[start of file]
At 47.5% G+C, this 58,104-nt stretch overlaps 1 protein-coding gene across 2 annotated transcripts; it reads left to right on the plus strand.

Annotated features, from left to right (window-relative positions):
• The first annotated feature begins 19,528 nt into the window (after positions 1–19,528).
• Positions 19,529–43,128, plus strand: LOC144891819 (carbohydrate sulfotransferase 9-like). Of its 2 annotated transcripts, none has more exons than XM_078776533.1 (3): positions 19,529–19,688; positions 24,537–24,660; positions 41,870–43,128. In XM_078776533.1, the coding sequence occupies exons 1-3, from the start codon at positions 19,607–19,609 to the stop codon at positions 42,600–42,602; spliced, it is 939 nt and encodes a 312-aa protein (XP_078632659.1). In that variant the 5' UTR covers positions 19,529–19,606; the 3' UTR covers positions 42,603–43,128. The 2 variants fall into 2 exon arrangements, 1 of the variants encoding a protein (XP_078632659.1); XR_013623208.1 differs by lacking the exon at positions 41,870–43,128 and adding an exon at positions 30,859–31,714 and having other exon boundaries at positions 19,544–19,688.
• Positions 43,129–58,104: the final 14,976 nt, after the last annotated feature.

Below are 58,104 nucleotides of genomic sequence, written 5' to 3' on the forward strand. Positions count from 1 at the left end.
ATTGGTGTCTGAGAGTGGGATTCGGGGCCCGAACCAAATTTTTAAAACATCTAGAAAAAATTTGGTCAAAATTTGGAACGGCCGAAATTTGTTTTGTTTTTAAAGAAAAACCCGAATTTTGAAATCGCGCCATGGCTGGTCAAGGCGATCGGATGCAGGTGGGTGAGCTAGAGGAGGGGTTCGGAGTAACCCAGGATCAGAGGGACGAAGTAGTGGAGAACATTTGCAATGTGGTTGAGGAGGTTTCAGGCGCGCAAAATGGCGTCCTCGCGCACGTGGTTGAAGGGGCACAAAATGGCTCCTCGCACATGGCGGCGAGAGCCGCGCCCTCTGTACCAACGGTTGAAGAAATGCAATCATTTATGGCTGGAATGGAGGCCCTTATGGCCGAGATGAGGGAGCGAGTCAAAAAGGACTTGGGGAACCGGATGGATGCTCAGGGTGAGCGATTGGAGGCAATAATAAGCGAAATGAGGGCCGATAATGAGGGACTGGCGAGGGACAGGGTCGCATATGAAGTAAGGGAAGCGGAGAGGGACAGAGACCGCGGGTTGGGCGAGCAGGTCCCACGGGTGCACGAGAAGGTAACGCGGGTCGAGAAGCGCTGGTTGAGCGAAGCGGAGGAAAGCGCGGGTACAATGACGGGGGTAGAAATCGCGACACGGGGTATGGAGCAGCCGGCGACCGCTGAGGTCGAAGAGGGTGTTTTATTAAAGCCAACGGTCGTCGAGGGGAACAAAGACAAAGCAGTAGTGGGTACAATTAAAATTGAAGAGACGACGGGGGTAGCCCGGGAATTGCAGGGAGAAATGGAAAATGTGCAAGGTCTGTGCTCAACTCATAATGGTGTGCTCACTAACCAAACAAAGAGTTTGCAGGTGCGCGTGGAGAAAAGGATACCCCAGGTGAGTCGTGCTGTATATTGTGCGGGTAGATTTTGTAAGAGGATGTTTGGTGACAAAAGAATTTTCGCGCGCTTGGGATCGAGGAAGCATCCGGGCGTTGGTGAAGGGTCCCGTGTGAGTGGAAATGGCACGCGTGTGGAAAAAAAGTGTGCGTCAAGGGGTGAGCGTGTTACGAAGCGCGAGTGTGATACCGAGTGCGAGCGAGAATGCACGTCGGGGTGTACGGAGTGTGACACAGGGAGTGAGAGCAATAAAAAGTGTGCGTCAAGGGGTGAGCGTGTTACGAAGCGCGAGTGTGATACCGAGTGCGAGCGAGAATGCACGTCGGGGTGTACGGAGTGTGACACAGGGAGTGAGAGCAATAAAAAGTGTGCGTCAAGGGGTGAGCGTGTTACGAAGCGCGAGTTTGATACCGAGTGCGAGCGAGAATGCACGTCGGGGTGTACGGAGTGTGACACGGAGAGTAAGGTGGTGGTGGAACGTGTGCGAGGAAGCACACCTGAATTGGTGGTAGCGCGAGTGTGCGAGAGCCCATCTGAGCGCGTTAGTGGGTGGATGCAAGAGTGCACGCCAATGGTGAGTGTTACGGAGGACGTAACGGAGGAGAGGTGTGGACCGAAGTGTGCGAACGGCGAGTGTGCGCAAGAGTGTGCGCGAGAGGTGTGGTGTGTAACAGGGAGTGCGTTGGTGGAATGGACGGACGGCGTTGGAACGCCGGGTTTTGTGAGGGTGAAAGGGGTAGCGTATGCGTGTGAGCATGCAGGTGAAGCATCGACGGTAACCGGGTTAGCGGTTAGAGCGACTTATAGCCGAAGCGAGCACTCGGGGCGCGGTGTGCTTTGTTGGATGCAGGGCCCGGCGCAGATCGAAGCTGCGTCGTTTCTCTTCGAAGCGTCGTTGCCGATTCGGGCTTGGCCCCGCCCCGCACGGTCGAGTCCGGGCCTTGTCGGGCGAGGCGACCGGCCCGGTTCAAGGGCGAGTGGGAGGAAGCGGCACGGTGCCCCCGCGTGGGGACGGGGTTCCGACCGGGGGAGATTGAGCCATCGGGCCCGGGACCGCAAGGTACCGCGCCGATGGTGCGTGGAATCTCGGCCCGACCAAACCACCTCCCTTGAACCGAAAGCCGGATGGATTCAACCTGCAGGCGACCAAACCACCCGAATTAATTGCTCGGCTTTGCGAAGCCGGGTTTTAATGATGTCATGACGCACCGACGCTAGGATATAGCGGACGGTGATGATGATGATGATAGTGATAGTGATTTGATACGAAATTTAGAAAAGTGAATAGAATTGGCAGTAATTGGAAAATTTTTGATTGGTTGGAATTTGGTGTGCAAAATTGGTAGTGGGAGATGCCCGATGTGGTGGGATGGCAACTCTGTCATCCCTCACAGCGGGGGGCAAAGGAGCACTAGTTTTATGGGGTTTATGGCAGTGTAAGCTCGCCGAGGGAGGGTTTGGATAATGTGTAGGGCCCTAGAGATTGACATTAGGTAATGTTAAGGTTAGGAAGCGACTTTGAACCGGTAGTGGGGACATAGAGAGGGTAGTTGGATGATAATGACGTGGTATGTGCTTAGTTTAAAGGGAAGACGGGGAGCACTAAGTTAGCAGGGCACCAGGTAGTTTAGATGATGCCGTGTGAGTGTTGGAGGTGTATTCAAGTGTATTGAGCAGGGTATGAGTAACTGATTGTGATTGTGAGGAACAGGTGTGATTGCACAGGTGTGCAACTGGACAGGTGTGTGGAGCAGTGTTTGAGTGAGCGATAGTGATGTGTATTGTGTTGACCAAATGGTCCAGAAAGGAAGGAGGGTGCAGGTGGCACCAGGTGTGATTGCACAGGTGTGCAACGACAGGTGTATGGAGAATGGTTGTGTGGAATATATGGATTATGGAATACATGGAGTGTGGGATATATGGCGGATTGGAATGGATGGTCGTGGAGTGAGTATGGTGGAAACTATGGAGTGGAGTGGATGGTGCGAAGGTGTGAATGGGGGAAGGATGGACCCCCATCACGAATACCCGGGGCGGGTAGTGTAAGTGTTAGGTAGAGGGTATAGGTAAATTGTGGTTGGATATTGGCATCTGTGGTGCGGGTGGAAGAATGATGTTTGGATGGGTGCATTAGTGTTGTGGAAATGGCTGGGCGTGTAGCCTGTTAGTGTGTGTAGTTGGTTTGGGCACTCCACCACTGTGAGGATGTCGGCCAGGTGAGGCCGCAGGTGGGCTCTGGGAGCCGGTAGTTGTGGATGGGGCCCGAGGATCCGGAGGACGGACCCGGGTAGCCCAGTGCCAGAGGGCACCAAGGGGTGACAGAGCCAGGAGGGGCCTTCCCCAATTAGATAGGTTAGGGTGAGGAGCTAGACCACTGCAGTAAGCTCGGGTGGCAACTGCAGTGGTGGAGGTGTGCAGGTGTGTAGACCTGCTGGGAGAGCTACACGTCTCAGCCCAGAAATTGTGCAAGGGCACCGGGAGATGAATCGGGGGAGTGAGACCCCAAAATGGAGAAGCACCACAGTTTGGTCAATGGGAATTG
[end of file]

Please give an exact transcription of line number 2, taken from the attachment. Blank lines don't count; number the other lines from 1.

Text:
Annotated features, from left to right (window-relative positions):